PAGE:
I have seen the future of electronic design. It is both awesome and scary. I’m too young for all this excitement. I have much to impart. Before we proceed further, however, let’s first remind ourselves as to the way things were in ye olden days, by which—as terrifying as it seems—I mean prior to 2023.
When I was a young sprout deep in the mists of time that we used to call the early 1970s, I created all my designs using discrete components soldered onto Veroboard (a.k.a. stripboard). In the case of those rare hobby projects that came equipped with printed circuit boards (PCBs), these were typically single-sided—occasionally double-sided—with incredibly wide copper tracks as compared to today’s offerings.
I remember sketching homegrown schematics using pencil and paper, then painstakingly transferring these circuits to the stripboard, which invariably involved cutting lots of tracks. In my case, this also invariably involved adding jumpers to reconnect incorrectly cut tracks.
Later, in the early 1980s, the company I worked for invested in a PCB layout workstation. Although archaic by today’s standards, this was a beauty to behold back in the day. The workstation itself formed an integral part of a desk, upon which were mounted two honking big cathode ray tube (CRT) monitors. One of these monitors provided a glorious color display, while the other made its presence felt in inglorious black-and-white. We used the latter to input command-line instructions to do things like place a pad at a certain XY location, or to create a segment of a track on the current layer between a pair of XY locations. On hitting the <ENTER> key, that segment would be drawn on the color monitor.
That’s right—we literally created our PCB layouts one track segment at a time. The sad thing is that this was so much better than what had gone before. We scoffed at our elders who had been obliged to create their PCB layouts by sticking strips of tape onto mylar films.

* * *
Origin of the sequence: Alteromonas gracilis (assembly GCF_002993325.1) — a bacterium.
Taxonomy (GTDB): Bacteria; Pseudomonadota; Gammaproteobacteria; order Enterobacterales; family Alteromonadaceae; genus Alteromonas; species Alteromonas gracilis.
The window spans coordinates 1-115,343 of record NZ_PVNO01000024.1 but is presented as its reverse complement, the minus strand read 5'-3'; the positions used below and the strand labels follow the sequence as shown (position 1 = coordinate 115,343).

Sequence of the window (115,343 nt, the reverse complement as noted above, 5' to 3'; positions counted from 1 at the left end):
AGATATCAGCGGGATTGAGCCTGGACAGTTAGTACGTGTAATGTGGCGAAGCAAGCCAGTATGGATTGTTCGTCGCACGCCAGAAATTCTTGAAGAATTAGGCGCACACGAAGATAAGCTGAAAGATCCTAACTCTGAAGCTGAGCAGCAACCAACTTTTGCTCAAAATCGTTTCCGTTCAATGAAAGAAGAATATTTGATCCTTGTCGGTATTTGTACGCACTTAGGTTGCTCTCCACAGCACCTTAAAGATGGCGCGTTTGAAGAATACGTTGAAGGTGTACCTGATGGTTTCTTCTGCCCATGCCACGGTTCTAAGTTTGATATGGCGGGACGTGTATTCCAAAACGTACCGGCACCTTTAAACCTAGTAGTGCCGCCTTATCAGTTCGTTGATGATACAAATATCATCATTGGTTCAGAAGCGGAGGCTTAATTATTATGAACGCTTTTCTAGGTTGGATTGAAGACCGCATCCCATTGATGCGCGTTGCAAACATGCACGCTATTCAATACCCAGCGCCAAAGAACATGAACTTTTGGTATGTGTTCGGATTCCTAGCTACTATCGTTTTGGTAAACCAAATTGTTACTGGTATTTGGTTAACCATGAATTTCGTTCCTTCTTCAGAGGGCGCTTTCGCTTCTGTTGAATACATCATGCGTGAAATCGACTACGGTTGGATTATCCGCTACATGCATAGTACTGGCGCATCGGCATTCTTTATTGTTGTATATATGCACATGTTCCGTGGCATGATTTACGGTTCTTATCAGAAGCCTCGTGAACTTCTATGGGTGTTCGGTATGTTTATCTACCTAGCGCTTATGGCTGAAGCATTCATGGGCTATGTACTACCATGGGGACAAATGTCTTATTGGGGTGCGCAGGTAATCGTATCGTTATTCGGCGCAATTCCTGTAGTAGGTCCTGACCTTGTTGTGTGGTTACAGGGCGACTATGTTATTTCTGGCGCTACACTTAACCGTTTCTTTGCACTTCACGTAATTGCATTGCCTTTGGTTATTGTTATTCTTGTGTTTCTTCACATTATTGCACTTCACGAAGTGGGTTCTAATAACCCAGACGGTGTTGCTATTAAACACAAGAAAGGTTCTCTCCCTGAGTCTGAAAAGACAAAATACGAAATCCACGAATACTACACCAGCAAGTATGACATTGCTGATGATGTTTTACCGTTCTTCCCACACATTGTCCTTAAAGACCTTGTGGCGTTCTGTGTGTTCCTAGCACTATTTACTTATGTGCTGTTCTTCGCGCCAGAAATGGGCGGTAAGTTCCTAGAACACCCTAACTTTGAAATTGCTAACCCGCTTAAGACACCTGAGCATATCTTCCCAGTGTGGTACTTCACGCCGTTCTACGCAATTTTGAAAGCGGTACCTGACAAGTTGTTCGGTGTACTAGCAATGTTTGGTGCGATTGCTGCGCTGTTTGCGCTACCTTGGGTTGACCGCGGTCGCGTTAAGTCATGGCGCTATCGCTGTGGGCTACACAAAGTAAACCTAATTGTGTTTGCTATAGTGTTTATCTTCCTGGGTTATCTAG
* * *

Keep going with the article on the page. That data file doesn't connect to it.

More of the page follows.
I just remembered that this workstation came with myriad humongous manuals. In my mind’s eye, I can see a long shelf packed end-to-end with these hefty tomes. I’m contrasting this to today when you are lucky to be presented with a Post-it note sized “Quick Start” that instructs you to plug the device in and follow the on-screen instructions.
I also just remembered that one day the color monitor started flashing a message in super-large characters saying something like “ERROR 804.” When we eventually located the appropriate “Error Codes” manual and tracked down the 804 entry it read something like, “System overheating.” We certainly couldn’t fault the manual writer for lack of accuracy in this pithy entry because—by the time we returned our gaze to the workstation—the system was on fire.
I tell you; I could write a book about all the things I’ve seen. Speaking of which, I remember seeing the first PCB layout tools with push-and-shove routing circa the late 1990s and early 2000s. This allowed the operator to use the mouse cursor to drag vias and track segments, with all attached and surrounding elements, across multiple layers, re-working themselves on-the-fly. I thought this technology was incredibly clever. I fear that I failed to fully grasp the applicability of the longstanding American slang idiom, “You ain’t seen nothin’ yet!”
I was just about to say, “I’ve seen it all now,” but the day is yet young. The thing is that I was chatting with Matthias Wagner (Chief Skywalker) and Kerry Chayka (Blackbelt Hardware Engineer) at Flux.ai
You may recall my talking about GitHub Copilot in an earlier column: Using Generative AI for Refactoring and Debugging Code Cuts Debugging Time in Half! This little scamp is a cloud-based artificial intelligence (AI) tool developed by GitHub and OpenAI to assist users of Visual Studio Code. GitHub Copilot helps embedded software developers to capture their code. It observes any comments and code they enter and offers suggestions for what comes next.
Well, Flux Copilot does much the same thing for electronic design and PCB layout. The easiest way for me to convey a high-level view of what all of this is about is to show you a screenshot.
Screenshot of Flux Copilot (Source: Flux.ai)
Let’s start with the fact that Flux Copilot is a web-based tool, which means (a) there’s nothing for you to download and install and (b) you always have access to the latest and greatest version. There’s also a thriving ecosystem of people creating and sharing designs. Users can decide to keep their designs private, share them only within their team, or make them available to the world (well, the flux community).